The instant reaction of Republican politicians and conservative pundits was to minimize the spill and close ranks around BP. If the public decides it wants to "crack down hard" on "corporate predators", it's not going to trust Republicans to carry out that mission.

This week's find is The Bobblespeak Translations, which claims to translate TV-talking-head-speak into real English -- or at least humorous English. Its translation of Sunday's Meet the Press has David Brooks saying:
This disaster proves that conservatives are right - there are limits to what government can do to fix the disasters caused by conservatives.

Notes on Race
Kentucky Senate candidate Rand Paul has inspired some interesting discussion about race on the lefty blogs. Last week, if you remember, Paul touched off a firestorm by saying that he opposed the part of the 1964 Civil Rights Act that interfered with a private business' right to deny service to anyone they didn't want to serve. He denounced racial segregation and said he wouldn't patronize a business that practiced it, but he didn't think stopping private-market segregation was the government's job.

Looking back at the 60s, there's been an attempt on the Right to build a wall between the Dixiecrat segregationists (many of whom were Democrats like George Wallace or Democrats-turned-Republican like Strom Thurmond) and principled conservatives like Barry Goldwater, who had a position similar to Rand Paul's. Jamelle Boule blows this up by posting an actual race-baiting Goldwater poster.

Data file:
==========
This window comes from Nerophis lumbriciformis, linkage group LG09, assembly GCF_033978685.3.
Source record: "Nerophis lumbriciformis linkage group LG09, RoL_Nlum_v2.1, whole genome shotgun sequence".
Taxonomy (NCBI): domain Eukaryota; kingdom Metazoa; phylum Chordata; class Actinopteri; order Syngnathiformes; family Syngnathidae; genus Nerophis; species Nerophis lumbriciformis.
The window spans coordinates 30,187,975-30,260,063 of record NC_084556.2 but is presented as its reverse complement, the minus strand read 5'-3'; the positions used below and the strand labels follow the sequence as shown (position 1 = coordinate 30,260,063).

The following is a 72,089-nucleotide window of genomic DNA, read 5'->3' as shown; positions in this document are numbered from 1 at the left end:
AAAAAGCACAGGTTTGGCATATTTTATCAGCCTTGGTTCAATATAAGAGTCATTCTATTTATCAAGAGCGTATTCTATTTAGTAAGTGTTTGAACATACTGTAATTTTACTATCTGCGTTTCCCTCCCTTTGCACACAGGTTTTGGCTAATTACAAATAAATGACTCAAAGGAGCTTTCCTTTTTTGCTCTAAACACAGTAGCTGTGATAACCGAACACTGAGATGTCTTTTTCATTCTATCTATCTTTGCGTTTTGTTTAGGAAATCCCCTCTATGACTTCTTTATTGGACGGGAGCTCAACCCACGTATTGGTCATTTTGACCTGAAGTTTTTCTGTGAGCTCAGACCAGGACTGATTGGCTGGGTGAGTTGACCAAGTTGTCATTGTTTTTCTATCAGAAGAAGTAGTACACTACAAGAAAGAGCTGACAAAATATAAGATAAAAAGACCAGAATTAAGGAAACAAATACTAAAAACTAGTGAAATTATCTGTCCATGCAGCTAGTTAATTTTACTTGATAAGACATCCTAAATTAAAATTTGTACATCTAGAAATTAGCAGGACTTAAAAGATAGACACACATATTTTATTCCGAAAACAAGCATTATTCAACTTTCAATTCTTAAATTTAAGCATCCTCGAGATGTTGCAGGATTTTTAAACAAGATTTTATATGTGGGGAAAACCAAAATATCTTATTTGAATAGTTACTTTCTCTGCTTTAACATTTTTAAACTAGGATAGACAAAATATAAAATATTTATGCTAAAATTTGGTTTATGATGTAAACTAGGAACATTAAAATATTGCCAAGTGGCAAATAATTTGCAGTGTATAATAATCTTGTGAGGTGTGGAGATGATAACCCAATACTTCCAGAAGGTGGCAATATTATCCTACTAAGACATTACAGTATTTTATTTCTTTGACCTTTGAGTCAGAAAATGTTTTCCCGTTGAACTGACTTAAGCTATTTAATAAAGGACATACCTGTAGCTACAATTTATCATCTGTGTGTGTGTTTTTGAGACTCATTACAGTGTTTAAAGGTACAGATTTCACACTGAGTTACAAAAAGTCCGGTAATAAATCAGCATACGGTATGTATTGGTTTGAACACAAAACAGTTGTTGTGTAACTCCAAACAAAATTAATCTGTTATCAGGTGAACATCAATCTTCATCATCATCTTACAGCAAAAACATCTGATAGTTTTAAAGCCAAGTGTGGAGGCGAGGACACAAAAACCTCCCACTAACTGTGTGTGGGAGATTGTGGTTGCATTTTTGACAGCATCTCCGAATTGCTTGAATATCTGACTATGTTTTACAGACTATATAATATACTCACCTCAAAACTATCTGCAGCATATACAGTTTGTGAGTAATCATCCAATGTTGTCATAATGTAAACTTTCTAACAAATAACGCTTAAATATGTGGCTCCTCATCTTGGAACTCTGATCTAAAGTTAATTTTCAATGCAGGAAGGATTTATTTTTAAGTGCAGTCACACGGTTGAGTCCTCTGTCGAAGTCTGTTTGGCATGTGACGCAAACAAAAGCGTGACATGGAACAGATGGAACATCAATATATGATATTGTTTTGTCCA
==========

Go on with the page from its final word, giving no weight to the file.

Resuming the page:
The whole I'm-not-a-racist-but line of thought is misguided, because racism isn't just a personal issue, it's a systematic issue. Suppose I run a classy restaurant in the Jim Crow South, and I have nothing against blacks personally, but I don't let them in because they're poor and uneducated and don't know how to behave in a classy restaurant. Well, if my picture of the blacks in my town is accurate, that begs the question: Why are they poor and uneducated and uncouth? Isn't that the result of systematic racism, and aren't I supporting that system by keeping blacks out of my restaurant? OK, maybe I'm not doing it out of hate, but how much difference does that make?

The Tapped blog makes a similar point about a New York governor's task force studying police-on-police mistaken-identity shootings. The task force found that non-white officers were the victims in a vast majority of cases, but its vice-chair said "That's not the same as racism."

In other words, police are more likely to shoot off-duty black officers because of unconscious assumptions about blacks, rather than because of conscious racial hatred. But that's not "racism". It's a weird restriction of the usage of the term. Police officers are dead because they're not white. That's racism.

Jacob Weisberg draws a regional distinction between Republicans in various parts of the country, particularly the Goldwater-style Western Republicans (who are driven by anti-government economic theories) and the Wallace-style Southern Republicans (driven by race, religion, and social issues).

But Booman doesn't buy it. He sees little difference between Western Mormons and Southern Baptists on social issues. And white anxiety in the West may focus on Latinos rather than blacks, but it's still white anxiety.
So, what we're seeing now isn't a shift of influence in the GOP from the South to the West so much as Southification of the West. They're not only becoming the hub of a new racial politics, but they're growing more culturally conservative as well.

If you want to get publicity and make a name for yourself in a 3-way race, pander to bigots. That's what Tim Cahill has decided to do in the Massachusetts governor's race, where he's running as an independent and is far behind incumbent Governor Deval Patrick and Republican challenger Charlie Baker.